I really liked her a lot. And I only really got to know her personally after my parents were no longer there. Prior to that, her relationship was more with my parents than with me. But then we developed a real personal friendship. And I think we liked each other enormously. You're asking how she put herself into her work? I think she was heart and soul involved in it. I mean, it was her life. She worked tremendously hard. She had the studio in her apartment. As a matter of fact, the studio was what had been the living room of the apartment.
I think for a while she might've had a separate apartment. I'm not sure anymore, I remember her in the back room of the studio. And she was totally dedicated to it. As far as her assistants, she was very demanding of them. I think as a result of that there was sometimes conflict.
And my working with them, I remember some of them were better than others, but her method was very rigorous with very careful concentration on how you do the exercise and what muscles you use and how you breathe and all of that. She was very serious about it and demanded it of her assistants as well. You're asking about other clients? I don't remember variations. She worked very much one on one. And so that while I was doing the exercise, I was doing the exercise, I wasn't looking at the exercises anyone else did. Generally, I think people went through the same overall routine.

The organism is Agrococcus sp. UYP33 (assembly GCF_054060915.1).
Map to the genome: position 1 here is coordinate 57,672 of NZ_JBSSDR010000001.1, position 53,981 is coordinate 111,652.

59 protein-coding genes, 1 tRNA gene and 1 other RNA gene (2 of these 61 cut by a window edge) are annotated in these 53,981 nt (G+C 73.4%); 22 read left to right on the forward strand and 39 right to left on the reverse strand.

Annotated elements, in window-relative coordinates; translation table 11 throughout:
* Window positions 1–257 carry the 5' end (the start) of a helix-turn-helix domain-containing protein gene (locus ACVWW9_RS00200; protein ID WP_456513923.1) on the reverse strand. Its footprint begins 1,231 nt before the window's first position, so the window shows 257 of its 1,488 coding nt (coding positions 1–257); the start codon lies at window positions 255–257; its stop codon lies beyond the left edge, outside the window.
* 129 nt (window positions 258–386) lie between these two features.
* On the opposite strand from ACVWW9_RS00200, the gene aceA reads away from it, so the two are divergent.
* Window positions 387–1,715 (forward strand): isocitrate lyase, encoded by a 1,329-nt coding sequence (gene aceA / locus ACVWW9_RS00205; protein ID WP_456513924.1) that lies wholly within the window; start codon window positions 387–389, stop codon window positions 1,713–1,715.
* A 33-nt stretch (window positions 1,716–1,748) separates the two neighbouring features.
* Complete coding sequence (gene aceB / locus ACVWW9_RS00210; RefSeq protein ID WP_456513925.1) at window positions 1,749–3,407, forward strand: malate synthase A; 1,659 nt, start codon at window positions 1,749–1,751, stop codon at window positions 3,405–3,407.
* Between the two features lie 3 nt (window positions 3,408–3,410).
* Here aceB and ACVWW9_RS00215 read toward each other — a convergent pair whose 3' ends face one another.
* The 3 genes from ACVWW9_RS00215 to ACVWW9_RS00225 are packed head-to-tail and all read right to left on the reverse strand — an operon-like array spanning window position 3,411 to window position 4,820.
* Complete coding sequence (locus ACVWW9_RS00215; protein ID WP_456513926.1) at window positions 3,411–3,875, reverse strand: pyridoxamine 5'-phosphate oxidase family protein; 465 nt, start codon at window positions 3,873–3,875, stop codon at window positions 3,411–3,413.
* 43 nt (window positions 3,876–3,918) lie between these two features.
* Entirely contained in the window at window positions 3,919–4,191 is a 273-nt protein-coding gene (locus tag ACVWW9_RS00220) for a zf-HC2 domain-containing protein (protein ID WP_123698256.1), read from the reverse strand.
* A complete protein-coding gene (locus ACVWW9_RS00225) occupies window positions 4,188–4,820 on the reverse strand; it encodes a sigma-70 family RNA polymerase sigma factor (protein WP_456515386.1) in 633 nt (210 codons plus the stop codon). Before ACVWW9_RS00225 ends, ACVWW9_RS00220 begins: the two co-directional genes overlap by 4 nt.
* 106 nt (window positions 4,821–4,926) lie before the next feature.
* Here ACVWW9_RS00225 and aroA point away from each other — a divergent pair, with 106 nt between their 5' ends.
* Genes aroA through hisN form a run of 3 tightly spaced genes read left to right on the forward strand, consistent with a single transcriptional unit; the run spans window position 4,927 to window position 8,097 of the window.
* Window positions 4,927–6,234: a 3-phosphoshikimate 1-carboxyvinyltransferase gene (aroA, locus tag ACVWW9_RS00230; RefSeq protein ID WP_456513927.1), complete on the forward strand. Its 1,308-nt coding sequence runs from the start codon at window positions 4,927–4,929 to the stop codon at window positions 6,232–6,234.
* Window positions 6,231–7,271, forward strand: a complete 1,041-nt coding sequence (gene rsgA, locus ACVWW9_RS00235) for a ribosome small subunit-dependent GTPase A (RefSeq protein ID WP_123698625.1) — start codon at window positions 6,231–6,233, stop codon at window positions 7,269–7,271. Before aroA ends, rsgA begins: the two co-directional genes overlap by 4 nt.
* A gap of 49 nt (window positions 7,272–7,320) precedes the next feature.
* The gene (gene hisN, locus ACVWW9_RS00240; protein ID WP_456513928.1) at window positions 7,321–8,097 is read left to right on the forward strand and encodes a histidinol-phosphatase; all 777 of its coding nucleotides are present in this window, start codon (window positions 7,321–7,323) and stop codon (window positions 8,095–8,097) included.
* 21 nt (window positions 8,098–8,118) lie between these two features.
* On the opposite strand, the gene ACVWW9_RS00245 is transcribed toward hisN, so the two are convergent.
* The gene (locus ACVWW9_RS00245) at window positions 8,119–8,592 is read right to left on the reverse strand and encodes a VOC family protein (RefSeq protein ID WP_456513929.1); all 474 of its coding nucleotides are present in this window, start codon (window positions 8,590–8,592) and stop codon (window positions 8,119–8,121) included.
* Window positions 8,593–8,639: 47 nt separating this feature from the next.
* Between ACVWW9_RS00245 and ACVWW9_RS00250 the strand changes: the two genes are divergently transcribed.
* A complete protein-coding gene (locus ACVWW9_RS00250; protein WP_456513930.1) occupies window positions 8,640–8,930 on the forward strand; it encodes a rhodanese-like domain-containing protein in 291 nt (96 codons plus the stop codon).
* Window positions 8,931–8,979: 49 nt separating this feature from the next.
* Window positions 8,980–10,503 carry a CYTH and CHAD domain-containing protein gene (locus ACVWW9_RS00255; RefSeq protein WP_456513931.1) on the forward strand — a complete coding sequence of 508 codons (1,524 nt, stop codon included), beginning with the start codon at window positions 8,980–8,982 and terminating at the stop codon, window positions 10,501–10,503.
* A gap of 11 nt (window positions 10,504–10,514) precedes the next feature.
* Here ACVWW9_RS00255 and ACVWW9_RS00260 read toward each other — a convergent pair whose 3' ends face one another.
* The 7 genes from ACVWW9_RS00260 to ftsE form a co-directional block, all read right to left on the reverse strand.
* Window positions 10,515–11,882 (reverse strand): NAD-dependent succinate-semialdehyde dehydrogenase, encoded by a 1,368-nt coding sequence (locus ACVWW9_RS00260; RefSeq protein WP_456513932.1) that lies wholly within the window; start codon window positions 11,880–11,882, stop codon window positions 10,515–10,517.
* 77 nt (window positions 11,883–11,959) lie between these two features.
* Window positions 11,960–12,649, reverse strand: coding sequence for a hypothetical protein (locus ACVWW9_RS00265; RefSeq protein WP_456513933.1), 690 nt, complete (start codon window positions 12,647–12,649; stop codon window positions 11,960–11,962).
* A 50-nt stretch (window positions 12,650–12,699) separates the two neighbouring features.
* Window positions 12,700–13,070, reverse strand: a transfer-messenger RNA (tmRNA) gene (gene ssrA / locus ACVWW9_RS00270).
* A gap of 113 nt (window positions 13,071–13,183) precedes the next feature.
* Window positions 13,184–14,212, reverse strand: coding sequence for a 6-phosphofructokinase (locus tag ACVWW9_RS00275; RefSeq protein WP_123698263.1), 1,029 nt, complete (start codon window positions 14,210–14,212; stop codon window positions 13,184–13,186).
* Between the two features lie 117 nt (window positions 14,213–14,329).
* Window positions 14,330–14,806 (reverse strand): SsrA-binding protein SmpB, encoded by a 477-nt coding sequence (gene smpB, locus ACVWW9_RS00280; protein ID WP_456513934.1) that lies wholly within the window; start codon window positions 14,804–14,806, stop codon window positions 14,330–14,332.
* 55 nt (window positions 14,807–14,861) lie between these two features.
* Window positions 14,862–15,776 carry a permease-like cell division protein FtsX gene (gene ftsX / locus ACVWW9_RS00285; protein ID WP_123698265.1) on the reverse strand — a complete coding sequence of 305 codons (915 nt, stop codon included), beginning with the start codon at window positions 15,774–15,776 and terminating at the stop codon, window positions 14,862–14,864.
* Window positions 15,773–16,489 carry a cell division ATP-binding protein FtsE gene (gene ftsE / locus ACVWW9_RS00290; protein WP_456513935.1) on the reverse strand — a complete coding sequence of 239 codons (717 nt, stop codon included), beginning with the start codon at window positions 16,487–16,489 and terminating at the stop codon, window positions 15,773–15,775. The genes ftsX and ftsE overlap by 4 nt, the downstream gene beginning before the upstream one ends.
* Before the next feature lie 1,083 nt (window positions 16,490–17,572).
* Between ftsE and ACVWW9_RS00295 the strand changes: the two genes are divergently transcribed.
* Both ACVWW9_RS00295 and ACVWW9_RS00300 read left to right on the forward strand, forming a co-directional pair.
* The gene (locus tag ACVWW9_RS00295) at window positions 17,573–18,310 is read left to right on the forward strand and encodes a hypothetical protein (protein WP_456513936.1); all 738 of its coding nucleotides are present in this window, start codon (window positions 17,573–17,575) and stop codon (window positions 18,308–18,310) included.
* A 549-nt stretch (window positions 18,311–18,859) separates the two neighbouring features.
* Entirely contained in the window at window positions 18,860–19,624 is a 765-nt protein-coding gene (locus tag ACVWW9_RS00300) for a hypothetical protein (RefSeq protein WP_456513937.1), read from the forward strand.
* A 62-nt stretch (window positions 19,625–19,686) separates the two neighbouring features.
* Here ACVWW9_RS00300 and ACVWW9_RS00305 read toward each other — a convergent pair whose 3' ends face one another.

I remember running into New York City Ballet dancers in the dressing room and I was very impressed to share a dressing room with Gelsey Kirkland and Merril Ashley, and also with somesociety ladies, who I might've met in another context and I suddenly run into them in the dressing room. She had a very broad clientele. You asked about how Carola referred to Joe Pilates and she really credited him with helping her enormously. She had been in a very bad way when she went there and through the exercise and through working with him, it not only helped her physically, but because of that it gave her a life's work. She was enormously grateful to Joe and to what he did for her. She was the first, I guess you know that, she was the first teacher who he encouraged and set up to teach his method.
And she was extremely grateful for that. I know Carola was extremely upset with the "explosion" of Pilates and particularly with the one man, I don't know his name, but she certainly didn't feel that this person had any right to stop other people from using the method or teaching the method. And I think people wanted her to take part in the lawsuit and she really didn't want to do that. I think she felt she would get too upset about it. It was an awful situation. I just couldn't believe that anybody could think that they could, in effect, patent it and force other people to pay him to use it. I mean, it's crazy. I think what Pilates taught me and what still affects me today many, many years later, I don't know whether it was Pilates or Carola, but the method is to think while you're exercising and be conscious of the movement and be conscious of what the various body parts are doing and which muscles are you working.
And that's extremely important. I mean, the idea that Carola herself was able to make a name for herself in this way and to be that important in the history of this field, I think is fabulous.